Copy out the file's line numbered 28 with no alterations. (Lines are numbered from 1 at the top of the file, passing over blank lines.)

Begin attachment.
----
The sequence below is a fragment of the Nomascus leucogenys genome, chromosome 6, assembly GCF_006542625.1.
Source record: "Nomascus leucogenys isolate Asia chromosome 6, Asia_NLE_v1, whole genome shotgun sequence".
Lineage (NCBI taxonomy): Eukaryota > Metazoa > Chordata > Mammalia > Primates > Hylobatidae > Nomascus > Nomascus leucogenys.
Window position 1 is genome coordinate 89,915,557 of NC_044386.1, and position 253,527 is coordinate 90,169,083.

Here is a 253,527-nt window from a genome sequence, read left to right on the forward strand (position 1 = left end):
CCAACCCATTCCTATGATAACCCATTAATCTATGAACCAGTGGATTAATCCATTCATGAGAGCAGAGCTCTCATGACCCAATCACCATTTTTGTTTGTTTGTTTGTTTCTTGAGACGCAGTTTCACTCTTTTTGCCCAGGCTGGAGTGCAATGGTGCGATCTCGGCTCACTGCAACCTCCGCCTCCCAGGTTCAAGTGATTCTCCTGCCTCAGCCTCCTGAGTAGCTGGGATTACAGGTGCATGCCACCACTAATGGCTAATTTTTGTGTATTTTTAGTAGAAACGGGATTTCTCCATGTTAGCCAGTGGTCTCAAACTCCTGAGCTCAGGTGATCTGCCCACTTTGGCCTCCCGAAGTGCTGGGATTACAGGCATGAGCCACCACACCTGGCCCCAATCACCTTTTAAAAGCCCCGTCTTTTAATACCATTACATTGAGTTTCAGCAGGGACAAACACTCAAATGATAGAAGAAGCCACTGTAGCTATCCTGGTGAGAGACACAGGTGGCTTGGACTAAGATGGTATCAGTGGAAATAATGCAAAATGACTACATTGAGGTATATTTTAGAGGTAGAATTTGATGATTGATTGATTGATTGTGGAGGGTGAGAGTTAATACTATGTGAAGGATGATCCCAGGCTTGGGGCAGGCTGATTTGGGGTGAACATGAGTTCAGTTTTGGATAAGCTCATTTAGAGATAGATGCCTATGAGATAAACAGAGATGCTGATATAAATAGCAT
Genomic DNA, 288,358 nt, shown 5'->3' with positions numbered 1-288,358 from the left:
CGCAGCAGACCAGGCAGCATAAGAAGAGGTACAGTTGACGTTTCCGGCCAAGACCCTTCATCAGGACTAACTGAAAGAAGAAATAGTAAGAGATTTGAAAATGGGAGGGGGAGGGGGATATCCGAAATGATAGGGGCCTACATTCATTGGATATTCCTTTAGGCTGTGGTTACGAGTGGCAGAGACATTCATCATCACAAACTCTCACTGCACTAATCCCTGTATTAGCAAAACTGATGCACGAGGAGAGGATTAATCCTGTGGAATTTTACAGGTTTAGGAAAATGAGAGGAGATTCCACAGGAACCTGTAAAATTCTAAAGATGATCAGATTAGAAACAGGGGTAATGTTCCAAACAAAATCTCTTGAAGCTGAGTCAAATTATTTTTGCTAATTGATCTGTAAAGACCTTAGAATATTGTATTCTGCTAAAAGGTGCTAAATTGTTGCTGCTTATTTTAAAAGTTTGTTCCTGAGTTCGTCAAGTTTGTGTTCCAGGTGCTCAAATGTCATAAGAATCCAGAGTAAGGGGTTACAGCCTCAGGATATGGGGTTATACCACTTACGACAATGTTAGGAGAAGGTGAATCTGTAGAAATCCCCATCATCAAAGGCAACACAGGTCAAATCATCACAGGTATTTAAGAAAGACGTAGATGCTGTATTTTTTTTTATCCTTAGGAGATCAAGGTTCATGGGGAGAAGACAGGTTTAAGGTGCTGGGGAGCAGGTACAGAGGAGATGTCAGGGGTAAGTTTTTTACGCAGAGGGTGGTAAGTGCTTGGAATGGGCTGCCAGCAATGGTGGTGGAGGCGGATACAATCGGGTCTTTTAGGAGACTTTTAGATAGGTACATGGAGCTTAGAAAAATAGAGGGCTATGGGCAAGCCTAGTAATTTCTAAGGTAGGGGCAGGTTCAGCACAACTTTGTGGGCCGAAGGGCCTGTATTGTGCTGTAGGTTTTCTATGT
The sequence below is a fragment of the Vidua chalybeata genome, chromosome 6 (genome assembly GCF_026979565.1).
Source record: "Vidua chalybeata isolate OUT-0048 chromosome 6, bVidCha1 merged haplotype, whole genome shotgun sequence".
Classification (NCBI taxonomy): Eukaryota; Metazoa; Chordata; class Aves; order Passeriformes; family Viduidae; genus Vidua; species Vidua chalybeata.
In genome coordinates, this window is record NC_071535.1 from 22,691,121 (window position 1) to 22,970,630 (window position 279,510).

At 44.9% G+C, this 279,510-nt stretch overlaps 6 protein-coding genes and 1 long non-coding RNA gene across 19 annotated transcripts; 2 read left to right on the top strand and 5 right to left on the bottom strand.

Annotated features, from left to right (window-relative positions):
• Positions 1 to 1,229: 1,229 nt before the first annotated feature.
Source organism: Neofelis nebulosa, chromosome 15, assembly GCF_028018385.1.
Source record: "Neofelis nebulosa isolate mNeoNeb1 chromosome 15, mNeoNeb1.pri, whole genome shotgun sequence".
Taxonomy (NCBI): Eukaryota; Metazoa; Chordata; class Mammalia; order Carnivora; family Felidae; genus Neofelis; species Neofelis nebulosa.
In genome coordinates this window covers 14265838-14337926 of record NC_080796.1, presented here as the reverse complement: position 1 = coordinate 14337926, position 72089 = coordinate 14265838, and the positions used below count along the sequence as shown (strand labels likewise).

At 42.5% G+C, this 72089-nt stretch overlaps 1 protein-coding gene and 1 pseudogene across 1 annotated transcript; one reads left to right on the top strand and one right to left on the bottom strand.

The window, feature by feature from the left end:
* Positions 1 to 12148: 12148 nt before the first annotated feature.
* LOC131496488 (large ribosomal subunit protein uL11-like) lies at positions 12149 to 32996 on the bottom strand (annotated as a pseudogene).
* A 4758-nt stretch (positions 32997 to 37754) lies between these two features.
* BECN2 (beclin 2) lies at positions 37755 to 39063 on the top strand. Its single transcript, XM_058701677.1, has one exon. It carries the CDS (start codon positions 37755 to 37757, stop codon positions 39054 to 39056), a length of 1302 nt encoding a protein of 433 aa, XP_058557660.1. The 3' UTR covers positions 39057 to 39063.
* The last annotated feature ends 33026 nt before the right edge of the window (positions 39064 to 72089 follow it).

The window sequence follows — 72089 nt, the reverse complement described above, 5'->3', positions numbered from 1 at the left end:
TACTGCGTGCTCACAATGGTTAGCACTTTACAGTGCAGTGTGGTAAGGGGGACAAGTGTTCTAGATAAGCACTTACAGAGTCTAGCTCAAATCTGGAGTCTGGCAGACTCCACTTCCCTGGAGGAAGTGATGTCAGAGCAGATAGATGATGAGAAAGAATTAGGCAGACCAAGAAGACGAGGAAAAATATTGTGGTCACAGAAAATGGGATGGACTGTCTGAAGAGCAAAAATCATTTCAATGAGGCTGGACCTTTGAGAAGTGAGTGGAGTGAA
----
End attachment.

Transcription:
TACTGCGTGCTCACAATGGTTAGCACTTTACAGTGCAGTGTGGTAAGGGGGACAAGTGTTCTAGATAAGCACTTACAGAGTCTAGCTCAAATCTGGAGTCTGGCAGACTCCACTTCCCTGGAGGAAGTGATGTCAGAGCAGATAGATGATGAGAAAGAATTAGGCAGACCAAGAAGACGAGGAAAAATATTGTGGTCACAGAAAATGGGATGGACTGTCTGAAGAGCAAAAATCATTTCAATGAGGCTGGACCTTTGAGAAGTGAGTGGAGTGAA